– Senate candidate and current California Attorney General Kamala Harris was asked her opinion on a recent Public Utilities Commission plan to keep the San Onofre nuclear waste on site for the foreseeable future. Harris declined to answer stating as AG she was representing the CPUC as well as conducting a criminal investigation into the CPUC and the plant closure deal.
The moderator correctly pointed out that the two issues were not related when Harris let out the bombshell that she was conducting a criminal investigation into the nuclear plant and ‘the conduct that took place there.’
This appears to the tip of a very large iceberg here. In the middle of her Senate campaign, Kamala Harris faces a huge conflict of interest in a major scandal. The deal ironed out between the CPUC and Edison was clearly illegal, Harris has evidence as the result of a search, and now we find that Gov Jerry Brown is refusing to release emails related to the matter.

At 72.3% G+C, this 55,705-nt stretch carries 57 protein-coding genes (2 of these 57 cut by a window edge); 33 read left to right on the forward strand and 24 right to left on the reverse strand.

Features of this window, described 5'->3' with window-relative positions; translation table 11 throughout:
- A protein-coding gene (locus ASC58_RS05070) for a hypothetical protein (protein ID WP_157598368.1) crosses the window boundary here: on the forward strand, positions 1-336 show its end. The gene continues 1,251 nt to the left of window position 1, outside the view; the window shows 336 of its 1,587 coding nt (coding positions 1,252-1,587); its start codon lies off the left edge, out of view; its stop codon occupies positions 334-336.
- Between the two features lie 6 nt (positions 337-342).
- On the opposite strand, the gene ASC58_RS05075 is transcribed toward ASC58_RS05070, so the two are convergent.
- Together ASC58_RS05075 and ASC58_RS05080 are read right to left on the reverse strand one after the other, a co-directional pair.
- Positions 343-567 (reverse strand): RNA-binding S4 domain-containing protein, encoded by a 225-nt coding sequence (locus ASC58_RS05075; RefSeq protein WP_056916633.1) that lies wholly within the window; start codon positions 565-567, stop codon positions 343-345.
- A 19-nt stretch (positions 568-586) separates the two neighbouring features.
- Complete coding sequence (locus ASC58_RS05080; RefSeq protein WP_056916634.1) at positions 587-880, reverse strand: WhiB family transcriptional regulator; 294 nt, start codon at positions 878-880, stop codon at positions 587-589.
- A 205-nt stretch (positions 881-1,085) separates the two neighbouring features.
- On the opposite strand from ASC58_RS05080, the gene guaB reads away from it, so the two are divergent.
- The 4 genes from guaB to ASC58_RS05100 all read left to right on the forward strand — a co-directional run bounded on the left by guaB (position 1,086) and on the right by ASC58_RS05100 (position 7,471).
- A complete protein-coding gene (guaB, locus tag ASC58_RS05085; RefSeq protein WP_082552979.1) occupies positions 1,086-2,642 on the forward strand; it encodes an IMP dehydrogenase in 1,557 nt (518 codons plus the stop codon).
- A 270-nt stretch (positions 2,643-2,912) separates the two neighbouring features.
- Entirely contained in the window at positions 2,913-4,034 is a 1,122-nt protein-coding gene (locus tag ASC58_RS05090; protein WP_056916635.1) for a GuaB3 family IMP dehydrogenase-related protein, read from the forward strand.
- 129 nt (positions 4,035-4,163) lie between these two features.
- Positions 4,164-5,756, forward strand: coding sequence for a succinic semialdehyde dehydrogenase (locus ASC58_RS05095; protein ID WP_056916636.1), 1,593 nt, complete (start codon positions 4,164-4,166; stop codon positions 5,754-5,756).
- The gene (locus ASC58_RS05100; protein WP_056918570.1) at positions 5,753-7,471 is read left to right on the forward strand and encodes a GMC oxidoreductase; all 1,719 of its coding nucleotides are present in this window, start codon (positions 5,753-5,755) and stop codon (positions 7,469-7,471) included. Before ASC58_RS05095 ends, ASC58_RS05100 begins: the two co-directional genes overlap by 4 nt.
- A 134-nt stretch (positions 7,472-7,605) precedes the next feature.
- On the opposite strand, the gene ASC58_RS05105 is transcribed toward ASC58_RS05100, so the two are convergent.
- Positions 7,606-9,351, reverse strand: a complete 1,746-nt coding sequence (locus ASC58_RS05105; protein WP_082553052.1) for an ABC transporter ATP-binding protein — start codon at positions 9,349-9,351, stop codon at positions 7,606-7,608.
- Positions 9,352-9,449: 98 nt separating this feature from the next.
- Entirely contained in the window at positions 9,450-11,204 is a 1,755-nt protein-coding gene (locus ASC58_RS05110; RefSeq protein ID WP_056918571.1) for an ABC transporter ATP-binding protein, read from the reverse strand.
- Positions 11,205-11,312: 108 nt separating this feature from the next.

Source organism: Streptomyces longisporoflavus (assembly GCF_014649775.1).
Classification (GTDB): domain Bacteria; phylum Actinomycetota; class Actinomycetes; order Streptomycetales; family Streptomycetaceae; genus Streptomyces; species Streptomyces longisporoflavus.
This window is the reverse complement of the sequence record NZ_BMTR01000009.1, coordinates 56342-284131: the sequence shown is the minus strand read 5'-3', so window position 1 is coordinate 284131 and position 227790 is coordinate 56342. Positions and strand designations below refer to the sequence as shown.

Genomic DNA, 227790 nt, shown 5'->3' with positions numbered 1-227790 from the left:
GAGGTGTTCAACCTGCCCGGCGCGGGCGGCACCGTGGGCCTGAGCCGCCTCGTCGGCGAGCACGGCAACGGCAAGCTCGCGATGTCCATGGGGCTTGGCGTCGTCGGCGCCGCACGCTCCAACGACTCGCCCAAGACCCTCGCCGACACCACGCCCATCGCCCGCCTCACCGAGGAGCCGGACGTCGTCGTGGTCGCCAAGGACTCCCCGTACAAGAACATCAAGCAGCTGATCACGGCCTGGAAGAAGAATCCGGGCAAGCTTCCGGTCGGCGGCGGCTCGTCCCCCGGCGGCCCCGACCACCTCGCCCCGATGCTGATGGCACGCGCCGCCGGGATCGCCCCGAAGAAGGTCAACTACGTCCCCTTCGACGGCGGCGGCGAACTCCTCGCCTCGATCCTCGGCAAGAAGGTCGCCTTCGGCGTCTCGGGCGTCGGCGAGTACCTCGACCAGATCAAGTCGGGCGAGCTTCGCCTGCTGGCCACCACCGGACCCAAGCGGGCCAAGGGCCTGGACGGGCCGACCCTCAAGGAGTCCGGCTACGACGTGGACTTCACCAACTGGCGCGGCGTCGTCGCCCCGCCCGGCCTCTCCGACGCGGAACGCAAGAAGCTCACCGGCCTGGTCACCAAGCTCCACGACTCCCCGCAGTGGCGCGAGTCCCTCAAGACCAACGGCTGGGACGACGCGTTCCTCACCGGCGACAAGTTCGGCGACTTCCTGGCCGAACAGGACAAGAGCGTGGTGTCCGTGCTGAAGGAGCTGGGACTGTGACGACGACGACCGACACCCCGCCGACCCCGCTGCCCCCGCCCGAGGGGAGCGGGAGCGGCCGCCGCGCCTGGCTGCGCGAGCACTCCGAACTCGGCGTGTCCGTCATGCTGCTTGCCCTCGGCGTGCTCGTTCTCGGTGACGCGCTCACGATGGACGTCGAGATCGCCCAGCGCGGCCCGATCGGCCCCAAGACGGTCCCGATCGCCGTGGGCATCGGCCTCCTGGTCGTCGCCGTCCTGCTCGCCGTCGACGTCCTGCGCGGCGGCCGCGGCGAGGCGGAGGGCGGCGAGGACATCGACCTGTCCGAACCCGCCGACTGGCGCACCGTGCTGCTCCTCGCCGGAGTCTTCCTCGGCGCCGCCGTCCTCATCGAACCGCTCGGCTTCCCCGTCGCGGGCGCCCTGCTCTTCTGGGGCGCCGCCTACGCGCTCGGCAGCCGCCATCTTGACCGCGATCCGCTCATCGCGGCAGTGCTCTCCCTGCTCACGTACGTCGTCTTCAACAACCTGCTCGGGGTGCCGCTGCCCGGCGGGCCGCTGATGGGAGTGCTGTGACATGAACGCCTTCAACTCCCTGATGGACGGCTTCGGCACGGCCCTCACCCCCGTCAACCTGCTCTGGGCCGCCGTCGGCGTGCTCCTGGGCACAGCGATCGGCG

– The San Diego Union-Tribune published an article on the issue the moderator is raising here
Gov Jerry Brown Refuses to Release emails and other records related to the backdoor Edison deal that stuck the rate payers with a 3.4 billion bill | Why?
“But while the criminal division of the state Attorney General’s Office is pursuing the criminal probe, the civil division of the office is supporting Gov. Jerry Brown in his fight against disclosing emails between his office, the PUC and utilities during the period decisions were being made about how to pay for the costs of closing San Onofre.
Recent coverage of the case in the San Diego media has featured sharp criticism of Harris’ dual role in dealing with the scandal.
“In this case, for the [attorney general] to investigate the communications with the [California Public Utilities Commission] while representing a potential witness who is a potential subject of the investigation is a conflict,” former San Diego County District Attorney Paul Pfingst told KPBS.
“One of the problems with the conflict is it invites the attorney general to narrow the investigation to avoid the conflict,” former San Diego City Attorney Mark Aguirre told the San Diego public broadcasting affiliate.